25 years ago when that area between Sebring and Haines City had orange groves on both sides of the road for miles and miles, a tremendous number of bees were killed, by me, traveling that route. Today, seemes like, there are more housing developments than orange groves.

    cchoganjr

  7. #7

    Default Re: Highway between bees and orange groves

    I had some about 30 yards from the turnpike. They never did well there and have been moved
    David

  8. #8
    Join Date
    Feb 2010
    Location
    Park City Ky
    Posts
    1,838

    Default Re: Highway between bees and orange groves

    Another consideration of sites. The CSX (formerly L&N railway) railroad runs through Park City, and the track right of way is absolutely full of both white and yellow sweet clover, due I suppose to the lime from the rocks under the rails. But, not a good place for bees because they fly right into the trains. I had some there for a while, but not good. You could just watch them fly into the trains.

    cchoganjr

  9. #9
    Join Date
    Apr 2010
    Location
    Warrior, Alabama
    Posts
    1,068

    Default Re: Highway between bees and orange groves

    Cleo, I agree some bees will be killed. But if they are starting from 250-300 yards away that is 2.5 to 3 football fields. That is long way and most of the bees will gain enough height they will go over it. Yes, some bees will die from "splat" but some will get taken by birds and other things too. The cold hard fact is that the foragers are working themselves to death.

    Anthony, Most of the foragers in your hives at the start of the bloom will be dead in a couple of weeks. The key is to have a good healthy hive and a queen that is laying in a balanced population hive. Foragers die they will die from working themselves to death bring in the necter and pollen. From all these resources the hive will be cycle in new replacement personnel. If you are near the Org groves, the key is pile on the supers. You will lose some bees to "splat", but not all. Most hits will happen on the return trip when they are heavier and start out closer. Spend some time thinking about it and you will realize that you are not going to be able to change anything. The bees are going to go where the resources can be found. There is nothing you can change. Except to move the bees completely away from the grove. I don't think you want to do that. I would not worry about it in the least. The greater worries are Hive Thiefs(people), Mites, SHB, and having enough supers.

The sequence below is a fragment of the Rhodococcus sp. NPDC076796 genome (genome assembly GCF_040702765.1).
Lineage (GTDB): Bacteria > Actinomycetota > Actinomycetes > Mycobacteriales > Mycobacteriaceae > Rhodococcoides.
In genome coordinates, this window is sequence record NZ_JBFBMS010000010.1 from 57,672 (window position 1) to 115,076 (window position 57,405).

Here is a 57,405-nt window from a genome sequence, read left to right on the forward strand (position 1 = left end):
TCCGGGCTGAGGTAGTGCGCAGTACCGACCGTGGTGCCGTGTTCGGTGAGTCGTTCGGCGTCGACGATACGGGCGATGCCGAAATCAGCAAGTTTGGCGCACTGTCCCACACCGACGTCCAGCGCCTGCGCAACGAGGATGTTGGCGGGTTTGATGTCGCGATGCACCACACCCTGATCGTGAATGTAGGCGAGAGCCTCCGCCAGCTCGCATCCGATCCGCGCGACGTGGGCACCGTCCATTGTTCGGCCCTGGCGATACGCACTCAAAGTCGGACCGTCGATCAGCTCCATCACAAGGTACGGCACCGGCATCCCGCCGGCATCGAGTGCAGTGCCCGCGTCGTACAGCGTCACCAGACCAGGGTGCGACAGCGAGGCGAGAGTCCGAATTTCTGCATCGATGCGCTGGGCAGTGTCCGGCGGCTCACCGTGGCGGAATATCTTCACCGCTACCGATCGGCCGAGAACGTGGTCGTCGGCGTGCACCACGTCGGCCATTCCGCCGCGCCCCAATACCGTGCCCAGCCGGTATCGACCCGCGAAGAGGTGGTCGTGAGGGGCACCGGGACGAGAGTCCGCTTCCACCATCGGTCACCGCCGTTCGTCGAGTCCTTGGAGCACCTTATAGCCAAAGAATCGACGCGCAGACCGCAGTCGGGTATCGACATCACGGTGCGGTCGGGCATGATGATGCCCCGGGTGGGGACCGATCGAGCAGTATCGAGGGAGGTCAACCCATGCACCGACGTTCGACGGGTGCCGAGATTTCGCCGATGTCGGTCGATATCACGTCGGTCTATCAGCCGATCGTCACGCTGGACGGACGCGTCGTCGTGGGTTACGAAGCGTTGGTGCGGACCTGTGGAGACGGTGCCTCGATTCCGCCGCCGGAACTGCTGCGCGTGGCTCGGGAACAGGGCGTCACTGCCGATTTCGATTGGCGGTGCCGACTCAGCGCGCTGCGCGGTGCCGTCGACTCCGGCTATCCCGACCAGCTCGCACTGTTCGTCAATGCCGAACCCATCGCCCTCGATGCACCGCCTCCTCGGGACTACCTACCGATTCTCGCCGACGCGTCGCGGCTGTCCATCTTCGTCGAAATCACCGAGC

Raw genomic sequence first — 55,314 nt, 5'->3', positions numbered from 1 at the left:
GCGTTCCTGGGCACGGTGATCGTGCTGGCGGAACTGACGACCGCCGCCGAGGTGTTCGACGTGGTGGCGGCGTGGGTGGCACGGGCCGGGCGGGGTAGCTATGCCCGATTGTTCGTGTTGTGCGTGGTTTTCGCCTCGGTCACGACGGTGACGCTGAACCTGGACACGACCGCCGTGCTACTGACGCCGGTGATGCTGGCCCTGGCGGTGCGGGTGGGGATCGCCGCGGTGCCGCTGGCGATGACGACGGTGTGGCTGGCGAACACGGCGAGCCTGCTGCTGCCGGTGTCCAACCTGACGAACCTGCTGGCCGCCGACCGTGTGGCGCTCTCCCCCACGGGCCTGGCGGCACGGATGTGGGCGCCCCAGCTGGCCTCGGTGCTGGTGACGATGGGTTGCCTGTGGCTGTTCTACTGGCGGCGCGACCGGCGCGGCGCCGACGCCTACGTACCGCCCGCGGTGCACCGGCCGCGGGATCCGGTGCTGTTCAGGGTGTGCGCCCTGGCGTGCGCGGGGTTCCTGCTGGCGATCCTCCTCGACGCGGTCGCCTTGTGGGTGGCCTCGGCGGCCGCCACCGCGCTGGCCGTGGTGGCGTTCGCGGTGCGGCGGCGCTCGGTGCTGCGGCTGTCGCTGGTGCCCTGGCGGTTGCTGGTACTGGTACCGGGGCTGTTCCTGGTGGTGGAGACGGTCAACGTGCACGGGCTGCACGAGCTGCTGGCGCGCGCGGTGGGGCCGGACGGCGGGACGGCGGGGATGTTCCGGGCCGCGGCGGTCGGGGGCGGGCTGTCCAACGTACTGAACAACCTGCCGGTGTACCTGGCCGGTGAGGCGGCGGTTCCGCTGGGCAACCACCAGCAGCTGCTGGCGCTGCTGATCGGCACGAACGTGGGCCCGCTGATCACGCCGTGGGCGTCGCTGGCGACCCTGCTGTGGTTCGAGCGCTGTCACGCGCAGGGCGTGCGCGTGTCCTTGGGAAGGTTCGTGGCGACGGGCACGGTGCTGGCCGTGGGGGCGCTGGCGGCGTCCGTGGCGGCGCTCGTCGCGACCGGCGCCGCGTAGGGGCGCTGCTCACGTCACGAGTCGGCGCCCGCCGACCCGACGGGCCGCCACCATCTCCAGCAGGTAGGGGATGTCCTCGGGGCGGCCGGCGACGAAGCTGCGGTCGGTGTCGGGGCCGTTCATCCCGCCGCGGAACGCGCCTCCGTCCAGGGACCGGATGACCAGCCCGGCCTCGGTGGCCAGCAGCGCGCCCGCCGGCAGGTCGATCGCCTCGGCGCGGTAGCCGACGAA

When bees leave a hive they start low and head off in a known direction gaining height as they go. 25 - 50 feet allows them to orient on their journey. That clears a car not a semi. They know where the hive is and they know the basic direction where they are going back to. But, when they are ready to return to the hive they are a little more disoriented because the have been changing direction while gathering whatever. To get reoriented they loop upwards, check the sun, check the landmarks and then head out. They do not start home and stay at tree blossom height, They go up. Height gives them the orientation data they need.
    Orientation flights happen at the hive with new bees and any time a bee is leaving an area to go back to the hive. They are not dumb. The first thing they do when they leave a source is check where they are. That is the only way they know how to get back home. If you separate a bee from her known location the first thing they do is start to go up in larger loops. If that doesn't tell them, they start larger circles til they find their landmarks.

    Have fun.
    Last edited by jrbbees; 01-22-2013 at 11:58 PM.
    Old Guy in Alabama

  10. #10
    Join Date
    Feb 2010
    Location
    Park City Ky
    Posts
    1,838

    Default Re: Highway between bees and orange groves

    jrbbees. I agree.

    cchoganjr

  11. #11
    Join Date
    Sep 2011
    Location
    Reno, NV
    Posts
    2,971

    Default Re: Highway between bees and orange groves

    A lot of bees where right at windshield height as we drove near groves in California. Bees where hitting the windshield like rain drops in a thunder storm. I can't say they flew that height all teh time but there where on this day. and hundreds where killed by our car alone. Hives where much further than 300 yards from the road. the bees where just staying that low for some reason.
    Stand for what you believe, even if you stand alone.

  12. #12
    Join Date
    Feb 2006
    Location
    Herrick, SD USA
    Posts
    4,368

    Default Re: Highway between bees and orange groves

    Trees, bushes, fences and the height of floral sources will force bees up but if it is very windy the bees will still choose to fly quite close to the ground so they may fly more efficiently. Some will be killed near busy highways. The extent of the losses is dependent on lots of variables.
    "People will generally accept facts as truth only if the facts agree with what they already believe."- Andy Rooney